The least square coefficients are obtained by collecting sample points in both plane Z.sub.1, and Z.sub.2. A regular n used. Because the robot coordinate axes (X and Y) might not be aligned with the camera coordinate axes (ROW and COL), test moves are made with a circular calibration chip at the center of the field of view. These moves provide an interpolation formula which allows the calibration chip to be placed roughly at a particular sample point. The interpolation formula is obtained by moving the chip in the X-direction only measuring the motion of the chip image then repeating the test for the Y-direction as shown in FIG. 8. These motions are related as
ΔR=S.sub.11 ΔX+S.sub.12 ΔY
ΔC=S.sub.21 ΔX+S.sub.22 ΔY
where S.sub.11 =(ΔR/ΔX).sub.ΔY=0, S.sub.21 =(ΔC/ΔX).sub.ΔY=0, S.sub.12 =(ΔR/ΔY).sub.ΔX=0 and S.sub.22 =(ΔC/ΔY).sub.ΔX=0. By inverting this relationship an interpolation formula is obtained which yielded an approximately uniform image plane sampling grid when the chip is moved according to
ΔX=(S.sub.12 ΔC-S.sub.22 ΔR)/D
ΔY=(S.sub.21 ΔR-S.sub.11 ΔC)/D
where D=S.sub.12 S.sub.21 -S.sub.11 S.sub.21.
Once the n.sup.2 samples in each plane are taken, the data is used to obtain the least square error set of coefficients for each coordinate in each plane. A formal presentation of this computation follows. Denote the row value by R, the column value by C and corresponding coordinate value x.sub.1, y.sub.1, x.sub.2 or y.sub.2 by X. Define the image row-column data vector as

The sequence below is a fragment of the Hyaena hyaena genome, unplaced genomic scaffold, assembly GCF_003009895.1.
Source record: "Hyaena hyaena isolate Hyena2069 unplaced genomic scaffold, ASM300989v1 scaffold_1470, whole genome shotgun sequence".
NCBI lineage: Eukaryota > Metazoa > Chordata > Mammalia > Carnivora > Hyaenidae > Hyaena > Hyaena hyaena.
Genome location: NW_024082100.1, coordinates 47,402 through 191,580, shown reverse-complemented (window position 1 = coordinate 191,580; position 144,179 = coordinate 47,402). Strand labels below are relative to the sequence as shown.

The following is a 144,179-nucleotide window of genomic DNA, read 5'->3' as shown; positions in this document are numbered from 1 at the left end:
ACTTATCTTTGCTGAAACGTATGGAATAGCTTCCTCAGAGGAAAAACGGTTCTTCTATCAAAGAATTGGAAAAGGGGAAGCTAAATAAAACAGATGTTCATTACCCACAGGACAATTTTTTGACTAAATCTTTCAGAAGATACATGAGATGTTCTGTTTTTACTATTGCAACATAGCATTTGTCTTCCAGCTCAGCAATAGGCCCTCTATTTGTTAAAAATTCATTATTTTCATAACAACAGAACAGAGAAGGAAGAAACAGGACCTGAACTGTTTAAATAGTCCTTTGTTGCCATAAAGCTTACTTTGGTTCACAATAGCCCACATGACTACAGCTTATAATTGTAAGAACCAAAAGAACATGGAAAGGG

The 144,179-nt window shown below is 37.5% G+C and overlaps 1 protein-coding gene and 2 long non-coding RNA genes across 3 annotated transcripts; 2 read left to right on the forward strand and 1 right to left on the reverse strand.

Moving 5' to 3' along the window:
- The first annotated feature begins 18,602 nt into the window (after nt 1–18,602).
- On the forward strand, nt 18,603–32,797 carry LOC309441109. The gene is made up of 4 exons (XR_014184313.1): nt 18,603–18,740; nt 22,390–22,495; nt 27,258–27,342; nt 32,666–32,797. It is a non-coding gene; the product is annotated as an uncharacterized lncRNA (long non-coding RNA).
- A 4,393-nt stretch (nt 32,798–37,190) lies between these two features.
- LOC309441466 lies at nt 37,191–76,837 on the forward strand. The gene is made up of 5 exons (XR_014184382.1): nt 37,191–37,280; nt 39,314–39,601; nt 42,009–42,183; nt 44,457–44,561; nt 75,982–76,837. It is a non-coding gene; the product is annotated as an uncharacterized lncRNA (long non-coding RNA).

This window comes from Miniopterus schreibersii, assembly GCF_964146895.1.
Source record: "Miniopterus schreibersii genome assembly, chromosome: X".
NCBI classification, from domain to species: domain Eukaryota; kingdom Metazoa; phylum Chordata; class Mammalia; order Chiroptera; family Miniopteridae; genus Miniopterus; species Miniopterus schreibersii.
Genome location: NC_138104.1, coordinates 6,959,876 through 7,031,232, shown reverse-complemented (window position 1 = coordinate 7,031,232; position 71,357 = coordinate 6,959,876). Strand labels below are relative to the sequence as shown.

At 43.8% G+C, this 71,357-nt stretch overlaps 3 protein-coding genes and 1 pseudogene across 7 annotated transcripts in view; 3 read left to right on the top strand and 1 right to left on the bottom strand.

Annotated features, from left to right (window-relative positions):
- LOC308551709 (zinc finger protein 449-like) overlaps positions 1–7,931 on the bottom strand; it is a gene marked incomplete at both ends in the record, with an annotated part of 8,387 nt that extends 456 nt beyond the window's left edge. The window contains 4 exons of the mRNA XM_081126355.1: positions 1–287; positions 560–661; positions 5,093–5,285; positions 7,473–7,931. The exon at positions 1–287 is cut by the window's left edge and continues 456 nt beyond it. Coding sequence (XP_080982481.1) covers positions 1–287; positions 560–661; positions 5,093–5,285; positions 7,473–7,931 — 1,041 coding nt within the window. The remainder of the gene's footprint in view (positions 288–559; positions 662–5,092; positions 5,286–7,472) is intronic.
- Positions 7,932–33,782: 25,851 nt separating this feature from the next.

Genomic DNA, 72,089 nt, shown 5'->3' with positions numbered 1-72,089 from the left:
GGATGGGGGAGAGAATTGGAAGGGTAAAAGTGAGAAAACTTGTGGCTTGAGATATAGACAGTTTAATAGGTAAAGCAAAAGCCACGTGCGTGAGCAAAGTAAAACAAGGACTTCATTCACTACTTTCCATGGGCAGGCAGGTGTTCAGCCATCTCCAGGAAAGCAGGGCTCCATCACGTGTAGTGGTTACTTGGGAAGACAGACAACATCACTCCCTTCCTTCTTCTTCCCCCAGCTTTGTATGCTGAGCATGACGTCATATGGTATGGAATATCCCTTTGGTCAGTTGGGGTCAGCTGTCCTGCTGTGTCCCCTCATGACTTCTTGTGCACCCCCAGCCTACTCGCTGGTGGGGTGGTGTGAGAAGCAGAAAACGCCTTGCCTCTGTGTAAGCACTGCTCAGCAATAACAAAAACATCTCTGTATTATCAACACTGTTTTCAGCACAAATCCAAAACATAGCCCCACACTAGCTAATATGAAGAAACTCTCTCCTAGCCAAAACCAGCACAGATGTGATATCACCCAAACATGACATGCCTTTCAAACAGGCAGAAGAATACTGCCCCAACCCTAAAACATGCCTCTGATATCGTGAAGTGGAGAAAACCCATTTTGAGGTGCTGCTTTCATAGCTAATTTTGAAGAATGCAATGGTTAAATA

J.sub.i =(R.sup.2, C.sup.2, RC, R, C, 1), i=1, . . . , n.sup.2.
Define the coefficient vector for the corresponding coordinate x.sub.1, y.sub.1, x.sub.2 or y.sub.2 as
A=(a, b, c, d, e, f).sup.T.
For each coordinate data point
X.sub.i =J.sub.i A, i=1, . . . , n.sup.2.
Then for all the data points
where X=(n J.sub.i. The least square coefficient vector A is given by
A=([J].sup.T [J]).sup.-1 [J].sup.T X
where the matrix product gives the usual pseudo-inverse matrix.
Experiments were performd using both a single bin of pieces and two bins with different pieces. The software description given here is for the dual bin configuration, the single bin is similar. The execution cycle for this case is illustrated in FIG. 9. The cycle starts when the gripper is at the CLEAR pose above the chute and a `clear` signal is issued. An image of the pieces in a bin, say bin 16, is brought into the computer and the first part of the image analysis is begun. Assuming the previous image analysis for the other bin, bin 14, was completed, a `ready` signal causes the gripper to be sent directly to the RAY pose in the TRAVERSE plane. If the `ready` signal has not yet been issued, to minimize motion delays the gripper is sent toward the center of the bin, BIN pose, while the analysis continues. (The gripper is redirected to the RAY pose as soon as the `ready` signal is received). The pickup sequence is initiated starting at the RAY pose. The gripper is aligned with the holdsite direction and is sent down along the line of sight path. Piece pickup is performed and the gripper moves up to the TRAVERSE plane. Then the gripper moves to a pose above the DROP pose and verifies that a piece is in the gripper. If a piece is held, the gripper moves to the DROP pose close to the chute, drops the piece and then moves to the CLEAR pose. If no piece is held, the gripper moves directly to the CLEAR pose. A `clear` signal is issued and the second half of the cycle is executed with an image of the bin just picked being brought into the computer for analysis and the gripper being sent to the bin previously analyzed. The nominal execution cycle continues this pattern of alternating analysis followed by pickup in each bin.
The software was organized as four concurrent tasks which ran under the control of a multi-task real-time execution system. Th first of the four tasks is the main task, MTASK, which initiates the dual bin picking cycle. The cycle described in the preceding paragraph is actually composed of three tasks: NEAR, PICTUR, and DPICK.